[Médecins Sans Frontières, Link] Ahead of the Regional Comprehensive Economic Partnership (RCEP) Ministerial Conference to be held in Myanmar on 27-28 August 2014, see the letter below from Medecins Sans Frontieres addressed to the Indian Minister of State for Commerce & Industry regarding the inclusion of intellectual property (IP) in the negotiations of the Regional Comprehensive Economic Partnership (RCEP) and its potential impact on access to affordable generic medicines from India.
Inside U.S. Trade reports that Taiwan is taking steps to develop a system of patent linkage, which would prevent generic firms from gaining marketing approval for their products while originator products are still under patent. The country wants to join the Trans Pacific Partnership at a later date, and it expects that patent linkage will be one of the requirements for countries wishing to acceded to the Agreement.
A new website has been launched today (www.tppnocertification.org) that documents the extraordinary process of ‘certification’ through which the United States claims the right to vet and approve other countries laws before it will allow a trade and investment treaty to come into force.
This process has existed for many years, but it has been used more intensively in the past decade because Congress was dissatisfied with how some countries had been implementing their US free trade agreements.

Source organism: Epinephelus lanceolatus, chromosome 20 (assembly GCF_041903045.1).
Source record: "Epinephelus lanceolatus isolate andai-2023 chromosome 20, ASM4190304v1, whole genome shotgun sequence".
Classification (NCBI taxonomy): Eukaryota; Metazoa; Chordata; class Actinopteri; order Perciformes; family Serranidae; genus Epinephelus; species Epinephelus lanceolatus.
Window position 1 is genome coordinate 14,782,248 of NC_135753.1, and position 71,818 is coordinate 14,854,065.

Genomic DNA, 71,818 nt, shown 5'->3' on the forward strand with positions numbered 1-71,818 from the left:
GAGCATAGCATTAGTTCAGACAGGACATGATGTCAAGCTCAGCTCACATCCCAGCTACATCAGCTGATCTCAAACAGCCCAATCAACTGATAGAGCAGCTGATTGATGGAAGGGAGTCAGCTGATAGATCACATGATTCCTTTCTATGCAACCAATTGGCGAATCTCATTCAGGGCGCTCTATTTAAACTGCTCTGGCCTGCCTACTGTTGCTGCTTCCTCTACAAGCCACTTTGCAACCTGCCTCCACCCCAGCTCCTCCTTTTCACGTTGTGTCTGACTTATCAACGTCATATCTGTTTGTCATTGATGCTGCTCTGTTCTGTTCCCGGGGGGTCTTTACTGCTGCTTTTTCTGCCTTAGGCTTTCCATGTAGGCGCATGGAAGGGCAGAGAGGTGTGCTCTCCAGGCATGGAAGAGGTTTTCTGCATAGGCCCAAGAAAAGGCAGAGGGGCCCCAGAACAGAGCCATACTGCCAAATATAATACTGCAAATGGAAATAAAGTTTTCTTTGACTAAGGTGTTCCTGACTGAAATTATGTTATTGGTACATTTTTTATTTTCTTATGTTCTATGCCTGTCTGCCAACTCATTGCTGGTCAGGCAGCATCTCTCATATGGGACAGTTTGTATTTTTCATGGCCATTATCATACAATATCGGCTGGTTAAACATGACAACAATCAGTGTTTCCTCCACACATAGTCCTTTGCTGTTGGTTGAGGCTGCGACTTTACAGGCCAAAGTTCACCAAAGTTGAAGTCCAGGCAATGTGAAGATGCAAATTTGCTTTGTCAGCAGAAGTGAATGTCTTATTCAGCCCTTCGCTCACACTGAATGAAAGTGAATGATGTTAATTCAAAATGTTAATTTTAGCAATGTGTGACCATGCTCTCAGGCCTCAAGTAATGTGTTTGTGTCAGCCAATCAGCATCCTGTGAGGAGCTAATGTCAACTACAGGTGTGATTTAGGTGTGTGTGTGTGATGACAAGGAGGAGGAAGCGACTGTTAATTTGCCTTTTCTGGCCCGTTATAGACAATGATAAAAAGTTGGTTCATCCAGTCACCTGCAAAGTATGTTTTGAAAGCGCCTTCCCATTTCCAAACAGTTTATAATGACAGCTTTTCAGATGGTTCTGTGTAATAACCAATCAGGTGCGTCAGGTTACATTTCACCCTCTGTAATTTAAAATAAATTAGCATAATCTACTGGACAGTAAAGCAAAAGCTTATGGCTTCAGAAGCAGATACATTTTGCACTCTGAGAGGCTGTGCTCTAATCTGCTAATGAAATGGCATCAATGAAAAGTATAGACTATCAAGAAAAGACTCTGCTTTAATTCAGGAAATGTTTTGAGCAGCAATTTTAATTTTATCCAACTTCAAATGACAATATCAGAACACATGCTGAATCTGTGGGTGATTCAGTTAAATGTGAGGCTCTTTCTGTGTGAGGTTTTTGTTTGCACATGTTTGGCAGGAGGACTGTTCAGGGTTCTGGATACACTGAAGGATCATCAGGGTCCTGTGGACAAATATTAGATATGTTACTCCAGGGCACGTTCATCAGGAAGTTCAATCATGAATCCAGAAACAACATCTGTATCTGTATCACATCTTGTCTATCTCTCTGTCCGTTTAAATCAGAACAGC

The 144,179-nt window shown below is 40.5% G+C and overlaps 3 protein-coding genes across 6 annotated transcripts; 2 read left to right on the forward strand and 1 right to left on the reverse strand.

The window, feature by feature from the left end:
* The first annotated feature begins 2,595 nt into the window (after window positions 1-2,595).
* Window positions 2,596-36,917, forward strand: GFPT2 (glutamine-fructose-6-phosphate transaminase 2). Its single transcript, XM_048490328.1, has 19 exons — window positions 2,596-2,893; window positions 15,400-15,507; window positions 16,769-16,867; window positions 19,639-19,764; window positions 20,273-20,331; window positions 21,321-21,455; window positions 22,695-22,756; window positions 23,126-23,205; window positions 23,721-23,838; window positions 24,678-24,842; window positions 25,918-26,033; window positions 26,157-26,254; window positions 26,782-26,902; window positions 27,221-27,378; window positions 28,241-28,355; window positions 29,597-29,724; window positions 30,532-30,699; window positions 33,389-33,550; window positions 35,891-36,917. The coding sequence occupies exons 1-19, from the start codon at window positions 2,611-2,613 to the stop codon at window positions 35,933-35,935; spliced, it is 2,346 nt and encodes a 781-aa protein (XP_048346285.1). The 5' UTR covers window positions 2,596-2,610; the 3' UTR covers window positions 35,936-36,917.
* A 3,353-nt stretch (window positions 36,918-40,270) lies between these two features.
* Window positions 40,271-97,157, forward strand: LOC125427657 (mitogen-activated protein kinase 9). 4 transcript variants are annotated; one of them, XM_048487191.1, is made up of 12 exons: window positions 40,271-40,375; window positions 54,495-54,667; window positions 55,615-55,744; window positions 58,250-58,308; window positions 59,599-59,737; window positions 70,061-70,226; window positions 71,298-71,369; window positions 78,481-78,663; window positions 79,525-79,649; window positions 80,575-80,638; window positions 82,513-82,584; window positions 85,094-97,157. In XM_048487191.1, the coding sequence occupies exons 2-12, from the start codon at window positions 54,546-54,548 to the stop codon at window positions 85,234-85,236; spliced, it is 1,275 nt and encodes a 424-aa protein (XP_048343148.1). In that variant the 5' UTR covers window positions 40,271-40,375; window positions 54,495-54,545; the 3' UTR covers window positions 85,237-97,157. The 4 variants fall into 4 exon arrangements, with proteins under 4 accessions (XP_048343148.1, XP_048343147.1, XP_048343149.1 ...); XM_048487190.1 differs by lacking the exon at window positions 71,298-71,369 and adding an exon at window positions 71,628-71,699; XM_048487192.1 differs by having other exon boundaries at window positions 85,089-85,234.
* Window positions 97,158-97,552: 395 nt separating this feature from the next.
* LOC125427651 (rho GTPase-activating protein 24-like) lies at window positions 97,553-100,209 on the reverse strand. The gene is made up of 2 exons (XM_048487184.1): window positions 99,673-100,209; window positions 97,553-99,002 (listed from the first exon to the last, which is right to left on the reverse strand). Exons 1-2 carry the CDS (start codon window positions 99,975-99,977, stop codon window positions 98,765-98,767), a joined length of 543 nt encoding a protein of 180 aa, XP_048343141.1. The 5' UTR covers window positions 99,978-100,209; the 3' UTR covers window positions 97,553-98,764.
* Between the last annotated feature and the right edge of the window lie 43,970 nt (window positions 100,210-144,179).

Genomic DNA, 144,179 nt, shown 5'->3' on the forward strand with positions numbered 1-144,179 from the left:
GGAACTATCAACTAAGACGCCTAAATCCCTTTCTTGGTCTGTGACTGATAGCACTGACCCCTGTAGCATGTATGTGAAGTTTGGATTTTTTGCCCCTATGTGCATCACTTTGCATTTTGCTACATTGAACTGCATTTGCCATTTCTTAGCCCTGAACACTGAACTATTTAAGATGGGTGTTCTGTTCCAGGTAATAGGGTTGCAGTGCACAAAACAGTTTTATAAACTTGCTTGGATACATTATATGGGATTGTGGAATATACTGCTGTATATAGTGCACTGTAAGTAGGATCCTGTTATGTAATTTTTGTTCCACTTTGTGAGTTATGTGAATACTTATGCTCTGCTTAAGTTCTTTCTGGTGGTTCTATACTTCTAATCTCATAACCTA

Abstract: For years, the United States has included intellectual property (“IP”) law in its free trade agreements. This Article finds that the IP law in recent U.S. free trade agreements differs subtly but significantly from U.S. IP law. These differences are not the result of deliberate government choices, but of the capture of the U.S. trade regime.
Maude Barlow is the chairperson of the Council of Canadians, and the founder of the Blue Planet Project. She is a recipient of Sweden’s Right Livelihood Award, and a Lannan Cultural Freedom Fellowship. As well as being a noted human rights and trade activist, Barlow is the author of a number of books on water rights – including Blue Gold, Blue Covenant, and Blue Future. She has been particularly vocal on the impact of trade and investment agreements upon water rights. Barlow has been critical of the push to include investor-state dispute settlement clauses in trade agreements – such as the Comprehensive Economic and Trade Agreement (CETA) between Canada and the European Union, the Trans-Pacific Partnership (TPP), and the Trans-Atlantic Trade and Investment Partnership Agreement (TTIP). She has also been concerned by the Trade in Services Agreement (TISA) leaked by WikiLeaks.
[Matthew Schewel for Inside U.S. Trade] A confidential Trans-Pacific Partnership (TPP) negotiating document obtained by Inside U.S. Trade sheds new light on the extent of disagreement that remains over controversial provisions on intellectual property (IP) protection for pharmaceuticals, roughly three months ahead of a November target for producing a substantial outcome in the talks.
The two-page document, which outlines potential options, or “landing zones,” for resolving pharmaceutical IP issues, indicates that TPP countries have coalesced around a U.S. proposal under which less-developed members would be able to temporarily provide a lower standard of drug IP protection than more developed members.